"We can't allow things that are inaccurate to stand." — The Word of Our Dan, February 19, 2008.

Wednesday, April 09, 2008


From time to time, the exasperate Speaker of the Bow-Wow Parliament has had to try and cajole the Bows and the Wows into respecting the convention — for some reason it has never graduated to the status of a Standing Order — that Question Period questions, and their answers, be kept brief:

The Chair notes that - I will not take any time from Question Period - these last exchanges have been averaging about one minute and twenty seconds, one minute and thirty seconds, on both sides the House. I ask members if they could keep their questions shorter and also keep their answers shorter.
On Monday, the Premier sought to throw that already dishonoured convention out the window:

PREMIER WILLIAMS: First of all, Mr. Speaker, if I might ask yourself, and Opposition, if there are going to be several questions here, if we can have some extended time for answers and extended time for questions, if necessary, because of the importance of this matter, I would ask if that is okay?

MR. SPEAKER: Before I recognize the hon. the Leader of the Opposition, the Premier has asked for extra time to answer questions, and I guess the same can be said for asking the questions. The Speaker, as a servant of the House, will take guidance from the House. If that is agreeable to all members present, then we can allow for the questions to be asked and ample time given without trying to stay within the forty-five second time limit. I seek guidance.
Quid. Pro. Quo. The Opposition tried...

MR. PARSONS: Yes, Mr. Speaker, we certainly have no question with anyone on the other side taking an extended period to give an answer. In view of such importance, as well, we have extensive questions. So maybe the government would consider extending Question Period if we need to ask our questions.
... and failed:

MR. RIDEOUT: Mr. Speaker, in terms of an extension to Question Period, that is another issue which we can deal with at the appropriate time. For now, I think there is an understanding that if questions are a bit longer than normal and if answers are a bit longer than normal, then there is an agreement that Your Honour will take under advisement, I guess, the fact that both sides of the House have concurred in that happening.
So, despite the Premier’s protestations, even on Monday:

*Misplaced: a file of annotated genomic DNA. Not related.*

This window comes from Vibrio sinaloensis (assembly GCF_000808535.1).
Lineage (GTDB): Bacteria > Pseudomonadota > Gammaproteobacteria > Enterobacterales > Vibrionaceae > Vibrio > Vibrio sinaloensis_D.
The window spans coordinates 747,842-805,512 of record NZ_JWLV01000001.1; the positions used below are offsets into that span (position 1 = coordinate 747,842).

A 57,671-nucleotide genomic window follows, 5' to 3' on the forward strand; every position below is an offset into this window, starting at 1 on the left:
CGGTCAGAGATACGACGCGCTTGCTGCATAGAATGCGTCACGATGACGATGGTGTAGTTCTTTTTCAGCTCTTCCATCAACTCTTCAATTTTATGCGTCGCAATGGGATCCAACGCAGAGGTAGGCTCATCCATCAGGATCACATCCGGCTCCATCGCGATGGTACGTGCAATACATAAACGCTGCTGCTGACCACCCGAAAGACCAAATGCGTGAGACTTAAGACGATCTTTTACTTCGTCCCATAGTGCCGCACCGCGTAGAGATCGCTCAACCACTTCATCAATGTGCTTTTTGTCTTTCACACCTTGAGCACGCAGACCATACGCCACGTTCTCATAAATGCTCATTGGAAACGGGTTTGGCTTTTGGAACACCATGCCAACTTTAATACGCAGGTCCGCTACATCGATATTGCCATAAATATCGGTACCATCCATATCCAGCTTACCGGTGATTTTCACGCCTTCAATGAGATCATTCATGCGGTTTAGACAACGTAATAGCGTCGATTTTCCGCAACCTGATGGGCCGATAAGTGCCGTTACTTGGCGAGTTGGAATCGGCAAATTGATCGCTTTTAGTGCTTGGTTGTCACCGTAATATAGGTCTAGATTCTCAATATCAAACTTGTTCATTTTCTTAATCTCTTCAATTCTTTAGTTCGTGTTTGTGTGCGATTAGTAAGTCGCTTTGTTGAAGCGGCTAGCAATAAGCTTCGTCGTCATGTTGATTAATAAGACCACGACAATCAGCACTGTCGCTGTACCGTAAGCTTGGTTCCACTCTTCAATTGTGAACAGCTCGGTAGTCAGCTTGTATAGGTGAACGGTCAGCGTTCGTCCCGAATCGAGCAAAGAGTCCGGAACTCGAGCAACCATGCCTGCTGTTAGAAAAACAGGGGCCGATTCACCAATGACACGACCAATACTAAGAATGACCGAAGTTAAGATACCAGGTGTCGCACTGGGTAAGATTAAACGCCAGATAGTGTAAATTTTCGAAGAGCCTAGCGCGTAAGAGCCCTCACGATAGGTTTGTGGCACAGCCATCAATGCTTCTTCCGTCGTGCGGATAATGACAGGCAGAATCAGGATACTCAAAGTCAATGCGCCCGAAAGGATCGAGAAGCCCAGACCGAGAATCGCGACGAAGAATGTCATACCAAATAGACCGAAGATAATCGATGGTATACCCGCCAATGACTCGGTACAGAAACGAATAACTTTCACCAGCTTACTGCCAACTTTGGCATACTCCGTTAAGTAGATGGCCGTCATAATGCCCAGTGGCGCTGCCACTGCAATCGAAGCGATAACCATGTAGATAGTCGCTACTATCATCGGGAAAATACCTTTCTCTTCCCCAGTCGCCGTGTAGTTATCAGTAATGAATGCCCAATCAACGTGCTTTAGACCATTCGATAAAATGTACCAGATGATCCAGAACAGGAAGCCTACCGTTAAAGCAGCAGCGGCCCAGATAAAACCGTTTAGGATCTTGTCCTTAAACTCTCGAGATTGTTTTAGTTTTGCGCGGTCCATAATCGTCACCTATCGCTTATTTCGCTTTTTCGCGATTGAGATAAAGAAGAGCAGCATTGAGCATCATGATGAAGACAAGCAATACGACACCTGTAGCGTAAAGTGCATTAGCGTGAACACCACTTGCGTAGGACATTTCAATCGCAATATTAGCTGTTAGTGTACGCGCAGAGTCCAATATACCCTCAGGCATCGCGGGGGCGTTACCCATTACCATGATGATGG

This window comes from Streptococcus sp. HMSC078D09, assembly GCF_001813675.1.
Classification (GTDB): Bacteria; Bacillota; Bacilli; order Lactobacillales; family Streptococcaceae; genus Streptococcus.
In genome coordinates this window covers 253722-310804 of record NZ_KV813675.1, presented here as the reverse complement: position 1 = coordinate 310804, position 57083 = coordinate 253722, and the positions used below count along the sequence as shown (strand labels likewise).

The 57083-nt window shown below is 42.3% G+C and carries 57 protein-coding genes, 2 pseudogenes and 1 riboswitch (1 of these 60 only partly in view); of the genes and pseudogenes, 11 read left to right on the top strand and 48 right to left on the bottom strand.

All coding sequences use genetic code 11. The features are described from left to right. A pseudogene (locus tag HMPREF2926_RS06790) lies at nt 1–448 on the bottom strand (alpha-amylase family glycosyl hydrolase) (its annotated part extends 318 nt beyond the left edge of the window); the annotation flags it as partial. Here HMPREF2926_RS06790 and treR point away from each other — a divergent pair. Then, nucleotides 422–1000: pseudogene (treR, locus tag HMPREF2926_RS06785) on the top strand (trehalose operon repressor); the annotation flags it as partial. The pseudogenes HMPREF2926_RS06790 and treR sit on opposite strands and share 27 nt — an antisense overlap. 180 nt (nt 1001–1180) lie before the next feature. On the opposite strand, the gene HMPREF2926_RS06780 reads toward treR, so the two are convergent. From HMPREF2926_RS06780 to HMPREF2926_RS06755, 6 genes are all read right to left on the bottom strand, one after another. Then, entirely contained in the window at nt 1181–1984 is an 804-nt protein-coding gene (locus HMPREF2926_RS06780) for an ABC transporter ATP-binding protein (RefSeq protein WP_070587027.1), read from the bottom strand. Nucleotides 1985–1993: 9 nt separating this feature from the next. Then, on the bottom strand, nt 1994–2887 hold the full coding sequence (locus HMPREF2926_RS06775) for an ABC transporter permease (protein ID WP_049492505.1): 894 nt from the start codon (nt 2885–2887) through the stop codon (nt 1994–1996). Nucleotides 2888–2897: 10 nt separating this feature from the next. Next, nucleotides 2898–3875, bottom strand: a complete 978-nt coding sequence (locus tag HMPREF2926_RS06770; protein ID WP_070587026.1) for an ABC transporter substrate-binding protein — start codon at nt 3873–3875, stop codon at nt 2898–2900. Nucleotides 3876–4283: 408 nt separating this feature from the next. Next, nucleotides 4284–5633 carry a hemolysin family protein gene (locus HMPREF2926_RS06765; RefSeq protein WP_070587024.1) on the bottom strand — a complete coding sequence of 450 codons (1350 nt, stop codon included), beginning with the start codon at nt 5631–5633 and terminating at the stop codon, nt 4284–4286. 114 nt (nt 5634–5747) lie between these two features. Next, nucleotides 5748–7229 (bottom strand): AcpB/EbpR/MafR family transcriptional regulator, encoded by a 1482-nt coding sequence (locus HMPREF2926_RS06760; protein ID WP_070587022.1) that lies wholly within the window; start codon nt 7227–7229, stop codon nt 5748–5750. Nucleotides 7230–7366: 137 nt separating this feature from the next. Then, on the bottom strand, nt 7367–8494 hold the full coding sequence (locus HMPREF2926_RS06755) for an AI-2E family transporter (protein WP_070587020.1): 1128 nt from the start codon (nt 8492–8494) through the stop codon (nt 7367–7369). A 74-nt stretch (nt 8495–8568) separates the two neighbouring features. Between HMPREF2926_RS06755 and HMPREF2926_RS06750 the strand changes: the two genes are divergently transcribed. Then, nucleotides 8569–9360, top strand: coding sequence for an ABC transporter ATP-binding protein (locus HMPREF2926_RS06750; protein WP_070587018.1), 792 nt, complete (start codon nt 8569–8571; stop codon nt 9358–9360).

The other thing is my preference would be, quite frankly, not to discuss this matter at all because it is before the inquiry, but because of the importance to the patients, their families, and the issues, then I am certainly quite prepared to discuss them, as far as I can go.
it turned out to be, with over 4,500 words attributed to him by the Hansard editors, the ninth-most prolix day he’s ever spent in the House of Assembly, and the fourth-most verbose he’s had as Premier; and all of it on the one topic.

Yes, that one.

Then, as if to conclusively prove how much he really didn’t want to talk about a matter before a judicial inquiry, and then having bent the rule-like things of the House of Assembly in order to be able to talk, lots, about a matter before a judicial inquiry, he even scrummed (scram? scrim? scrome?) outside the House in order to talk, even more, and without benefit of privelege, about the thing that he doesn’t think anyone outside the inquiry room should be talking about:

Outside the House, Williams stressed to reporters that officials believed the testing issue was "under control" during the 18-month period in question.
Fast-forward a day. Suddenly, the Great Lawyer™ But Lousy Parliamentarian™ rediscovers that legislatures, like courts, have these weird things called rules:

Mr. Speaker, I can tell you that we will now seriously consider, as a government, whether we will continue to answer questions on that inquiry. We are going to go to the inquiry now and we are going to seek direction. I ask the Minister of Justice to go to the inquiry and seek direction as to how far we can go in this House with regard to the details of the inquiry and subpoenas and what is proper procedure and what is right and what is wrong because, as I said yesterday, there is a process that is going on here. So I qualify my answer to you on tabling subpoenas. We will take direction from the inquiry on this.

This is about letting this inquiry go its full process. We cannot usurp the authority of that commissioner down there and we cannot start to try and make decisions here in this House of Assembly as a result of this kind of questioning as to what people in the civil service have received subpoenas. I will get a directory out tonight and I will phone everybody in the civil service and I will ask them if they haven’t, and if I am allowed to give you the information, then I will.

Tip #1: he should remember to use a hands-free device.

Tip #2: the phrase he’s looking for is sub judice. As in the sub judice convention.

Look it up in Beauchesne or Marleau and Montpetit.

Monday, he bent the rules and conventions of Parliament in order to talk about It.

Tuesday, he summoned the rules and conventions of Parliament in order not to talk about It.

Forget a week – what a difference 24 hours can make.

And there are two more sitting days to go this week alone; many more between now and the May long weekend.

Is it too late to call a 2.5-week St. George’s Day break?


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